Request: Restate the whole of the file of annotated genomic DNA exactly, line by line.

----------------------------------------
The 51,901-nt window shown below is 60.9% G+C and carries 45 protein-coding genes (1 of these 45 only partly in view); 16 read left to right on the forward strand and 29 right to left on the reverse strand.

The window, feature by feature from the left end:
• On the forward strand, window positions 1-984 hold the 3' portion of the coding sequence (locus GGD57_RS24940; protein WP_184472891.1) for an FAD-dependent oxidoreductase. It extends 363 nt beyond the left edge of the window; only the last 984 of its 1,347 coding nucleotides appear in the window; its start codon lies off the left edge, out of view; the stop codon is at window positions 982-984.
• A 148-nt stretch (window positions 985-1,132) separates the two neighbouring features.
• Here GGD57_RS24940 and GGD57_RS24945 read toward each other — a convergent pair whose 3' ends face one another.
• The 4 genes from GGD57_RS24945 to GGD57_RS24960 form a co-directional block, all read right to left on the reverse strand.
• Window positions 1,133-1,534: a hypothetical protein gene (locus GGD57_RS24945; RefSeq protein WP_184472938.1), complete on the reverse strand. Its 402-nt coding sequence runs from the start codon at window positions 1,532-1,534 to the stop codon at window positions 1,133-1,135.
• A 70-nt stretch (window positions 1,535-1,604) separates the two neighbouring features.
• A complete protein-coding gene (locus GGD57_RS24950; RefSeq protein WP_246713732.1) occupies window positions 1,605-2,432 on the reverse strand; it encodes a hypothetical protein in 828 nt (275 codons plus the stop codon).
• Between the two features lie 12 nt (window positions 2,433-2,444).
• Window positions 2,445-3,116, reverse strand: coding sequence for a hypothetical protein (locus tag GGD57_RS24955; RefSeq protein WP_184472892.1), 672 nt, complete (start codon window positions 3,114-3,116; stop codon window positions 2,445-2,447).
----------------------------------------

The 51,901-nt window shown below is 60.9% G+C and carries 45 protein-coding genes (1 of these 45 only partly in view); 16 read left to right on the forward strand and 29 right to left on the reverse strand.

The window, feature by feature from the left end:
• On the forward strand, window positions 1-984 hold the 3' portion of the coding sequence (locus GGD57_RS24940; protein WP_184472891.1) for an FAD-dependent oxidoreductase. It extends 363 nt beyond the left edge of the window; only the last 984 of its 1,347 coding nucleotides appear in the window; its start codon lies off the left edge, out of view; the stop codon is at window positions 982-984.
• A 148-nt stretch (window positions 985-1,132) separates the two neighbouring features.
• Here GGD57_RS24940 and GGD57_RS24945 read toward each other — a convergent pair whose 3' ends face one another.
• The 4 genes from GGD57_RS24945 to GGD57_RS24960 form a co-directional block, all read right to left on the reverse strand.
• Window positions 1,133-1,534: a hypothetical protein gene (locus GGD57_RS24945; RefSeq protein WP_184472938.1), complete on the reverse strand. Its 402-nt coding sequence runs from the start codon at window positions 1,532-1,534 to the stop codon at window positions 1,133-1,135.
• A 70-nt stretch (window positions 1,535-1,604) separates the two neighbouring features.
• A complete protein-coding gene (locus GGD57_RS24950; RefSeq protein WP_246713732.1) occupies window positions 1,605-2,432 on the reverse strand; it encodes a hypothetical protein in 828 nt (275 codons plus the stop codon).
• Between the two features lie 12 nt (window positions 2,433-2,444).
• Window positions 2,445-3,116, reverse strand: coding sequence for a hypothetical protein (locus tag GGD57_RS24955; RefSeq protein WP_184472892.1), 672 nt, complete (start codon window positions 3,114-3,116; stop codon window positions 2,445-2,447).